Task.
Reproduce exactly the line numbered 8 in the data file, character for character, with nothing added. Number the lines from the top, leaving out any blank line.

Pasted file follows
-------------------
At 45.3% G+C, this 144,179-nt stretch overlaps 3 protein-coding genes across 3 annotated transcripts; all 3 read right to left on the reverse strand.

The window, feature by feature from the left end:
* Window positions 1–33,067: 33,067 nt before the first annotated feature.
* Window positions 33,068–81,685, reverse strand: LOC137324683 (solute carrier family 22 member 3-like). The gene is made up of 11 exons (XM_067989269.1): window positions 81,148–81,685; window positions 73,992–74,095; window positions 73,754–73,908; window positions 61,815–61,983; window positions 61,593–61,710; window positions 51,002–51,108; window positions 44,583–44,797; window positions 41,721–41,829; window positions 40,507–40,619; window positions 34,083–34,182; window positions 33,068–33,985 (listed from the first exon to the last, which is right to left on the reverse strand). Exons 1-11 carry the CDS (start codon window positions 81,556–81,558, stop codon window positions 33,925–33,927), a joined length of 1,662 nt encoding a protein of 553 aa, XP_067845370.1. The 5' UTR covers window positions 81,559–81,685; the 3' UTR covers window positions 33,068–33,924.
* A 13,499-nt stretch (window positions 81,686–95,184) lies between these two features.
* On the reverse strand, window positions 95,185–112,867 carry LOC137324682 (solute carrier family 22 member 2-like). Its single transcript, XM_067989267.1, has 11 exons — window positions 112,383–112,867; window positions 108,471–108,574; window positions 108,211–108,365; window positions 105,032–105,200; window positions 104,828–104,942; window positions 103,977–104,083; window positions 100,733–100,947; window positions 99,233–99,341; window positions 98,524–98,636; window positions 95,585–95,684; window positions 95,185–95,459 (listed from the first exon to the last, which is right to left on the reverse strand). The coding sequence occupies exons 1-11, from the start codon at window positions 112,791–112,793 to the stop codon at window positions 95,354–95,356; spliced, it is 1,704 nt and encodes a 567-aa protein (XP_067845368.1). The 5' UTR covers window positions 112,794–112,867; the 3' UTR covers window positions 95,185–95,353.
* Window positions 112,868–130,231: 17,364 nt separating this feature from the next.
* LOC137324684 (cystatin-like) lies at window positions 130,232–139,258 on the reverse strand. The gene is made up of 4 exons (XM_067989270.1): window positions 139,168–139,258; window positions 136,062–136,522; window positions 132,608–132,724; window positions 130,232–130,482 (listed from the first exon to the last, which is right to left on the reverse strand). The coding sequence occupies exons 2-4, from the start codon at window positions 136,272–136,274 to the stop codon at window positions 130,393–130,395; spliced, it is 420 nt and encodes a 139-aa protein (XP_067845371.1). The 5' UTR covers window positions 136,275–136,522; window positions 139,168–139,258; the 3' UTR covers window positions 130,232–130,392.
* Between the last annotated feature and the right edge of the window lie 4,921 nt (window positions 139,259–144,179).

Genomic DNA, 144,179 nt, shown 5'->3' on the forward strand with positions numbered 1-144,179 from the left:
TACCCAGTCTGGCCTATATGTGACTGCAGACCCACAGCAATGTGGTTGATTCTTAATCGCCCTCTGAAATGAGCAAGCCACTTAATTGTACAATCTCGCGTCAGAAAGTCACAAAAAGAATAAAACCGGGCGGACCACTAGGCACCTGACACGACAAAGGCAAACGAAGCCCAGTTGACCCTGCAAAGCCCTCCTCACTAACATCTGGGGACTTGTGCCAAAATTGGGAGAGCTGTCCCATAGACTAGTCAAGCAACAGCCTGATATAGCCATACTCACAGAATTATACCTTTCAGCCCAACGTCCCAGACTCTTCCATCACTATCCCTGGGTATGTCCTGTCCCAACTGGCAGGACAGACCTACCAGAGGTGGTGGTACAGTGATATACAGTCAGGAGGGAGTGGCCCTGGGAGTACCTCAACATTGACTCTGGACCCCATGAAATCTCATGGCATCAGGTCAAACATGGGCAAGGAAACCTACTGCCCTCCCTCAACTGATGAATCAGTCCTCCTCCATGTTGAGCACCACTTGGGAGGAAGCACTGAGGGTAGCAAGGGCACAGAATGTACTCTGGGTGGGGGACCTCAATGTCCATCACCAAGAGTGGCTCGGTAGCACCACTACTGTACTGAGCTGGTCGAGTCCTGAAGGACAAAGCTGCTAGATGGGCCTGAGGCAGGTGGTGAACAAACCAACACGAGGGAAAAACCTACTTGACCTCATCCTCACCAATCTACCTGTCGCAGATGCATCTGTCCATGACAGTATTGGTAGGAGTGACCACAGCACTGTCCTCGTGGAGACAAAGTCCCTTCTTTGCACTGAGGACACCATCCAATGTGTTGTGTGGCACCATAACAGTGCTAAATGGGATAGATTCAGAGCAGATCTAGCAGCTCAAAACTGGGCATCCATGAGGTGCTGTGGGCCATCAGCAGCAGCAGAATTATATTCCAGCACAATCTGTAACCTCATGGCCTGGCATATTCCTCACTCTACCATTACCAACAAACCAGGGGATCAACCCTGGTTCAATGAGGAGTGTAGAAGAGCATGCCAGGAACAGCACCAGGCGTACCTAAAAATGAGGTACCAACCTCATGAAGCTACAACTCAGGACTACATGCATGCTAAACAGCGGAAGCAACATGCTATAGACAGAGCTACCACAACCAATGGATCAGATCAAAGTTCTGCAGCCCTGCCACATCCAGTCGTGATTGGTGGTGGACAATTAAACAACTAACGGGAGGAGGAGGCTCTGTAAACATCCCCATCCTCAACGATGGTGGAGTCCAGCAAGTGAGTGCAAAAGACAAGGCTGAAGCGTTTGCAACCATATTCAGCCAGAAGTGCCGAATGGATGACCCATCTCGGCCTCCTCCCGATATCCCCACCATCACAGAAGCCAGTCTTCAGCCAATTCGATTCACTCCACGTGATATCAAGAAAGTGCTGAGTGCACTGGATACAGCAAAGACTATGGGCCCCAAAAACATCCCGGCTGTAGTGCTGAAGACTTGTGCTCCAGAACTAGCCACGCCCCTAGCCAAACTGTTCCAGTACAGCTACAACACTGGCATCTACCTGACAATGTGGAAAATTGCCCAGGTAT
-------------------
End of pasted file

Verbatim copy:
* LOC137324684 (cystatin-like) lies at window positions 130,232–139,258 on the reverse strand. The gene is made up of 4 exons (XM_067989270.1): window positions 139,168–139,258; window positions 136,062–136,522; window positions 132,608–132,724; window positions 130,232–130,482 (listed from the first exon to the last, which is right to left on the reverse strand). The coding sequence occupies exons 2-4, from the start codon at window positions 136,272–136,274 to the stop codon at window positions 130,393–130,395; spliced, it is 420 nt and encodes a 139-aa protein (XP_067845371.1). The 5' UTR covers window positions 136,275–136,522; window positions 139,168–139,258; the 3' UTR covers window positions 130,232–130,392.